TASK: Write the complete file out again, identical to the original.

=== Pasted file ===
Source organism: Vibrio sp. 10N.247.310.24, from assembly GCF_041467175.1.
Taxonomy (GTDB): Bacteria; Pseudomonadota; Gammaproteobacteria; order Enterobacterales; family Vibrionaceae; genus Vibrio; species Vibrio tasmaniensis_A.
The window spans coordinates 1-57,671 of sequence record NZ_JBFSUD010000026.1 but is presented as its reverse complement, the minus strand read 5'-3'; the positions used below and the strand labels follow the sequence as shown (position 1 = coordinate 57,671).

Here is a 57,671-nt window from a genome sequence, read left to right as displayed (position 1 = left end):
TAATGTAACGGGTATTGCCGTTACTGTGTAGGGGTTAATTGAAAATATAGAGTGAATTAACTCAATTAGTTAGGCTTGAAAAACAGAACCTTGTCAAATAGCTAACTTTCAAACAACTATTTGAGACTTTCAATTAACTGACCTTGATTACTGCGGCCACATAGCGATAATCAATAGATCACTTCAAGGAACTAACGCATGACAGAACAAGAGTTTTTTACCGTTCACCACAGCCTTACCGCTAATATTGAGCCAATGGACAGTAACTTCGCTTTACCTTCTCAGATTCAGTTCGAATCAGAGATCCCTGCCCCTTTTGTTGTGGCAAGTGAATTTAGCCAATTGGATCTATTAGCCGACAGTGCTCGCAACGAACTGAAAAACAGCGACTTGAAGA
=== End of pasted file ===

Source organism: Vibrio sp. 10N.247.310.24, from assembly GCF_041467175.1.
Taxonomy (GTDB): Bacteria; Pseudomonadota; Gammaproteobacteria; order Enterobacterales; family Vibrionaceae; genus Vibrio; species Vibrio tasmaniensis_A.
The window spans coordinates 1-57,671 of sequence record NZ_JBFSUD010000026.1 but is presented as its reverse complement, the minus strand read 5'-3'; the positions used below and the strand labels follow the sequence as shown (position 1 = coordinate 57,671).

Here is a 57,671-nt window from a genome sequence, read left to right as displayed (position 1 = left end):
TAATGTAACGGGTATTGCCGTTACTGTGTAGGGGTTAATTGAAAATATAGAGTGAATTAACTCAATTAGTTAGGCTTGAAAAACAGAACCTTGTCAAATAGCTAACTTTCAAACAACTATTTGAGACTTTCAATTAACTGACCTTGATTACTGCGGCCACATAGCGATAATCAATAGATCACTTCAAGGAACTAACGCATGACAGAACAAGAGTTTTTTACCGTTCACCACAGCCTTACCGCTAATATTGAGCCAATGGACAGTAACTTCGCTTTACCTTCTCAGATTCAGTTCGAATCAGAGATCCCTGCCCCTTTTGTTGTGGCAAGTGAATTTAGCCAATTGGATCTATTAGCCGACAGTGCTCGCAACGAACTGAAAAACAGCGACTTGAAGA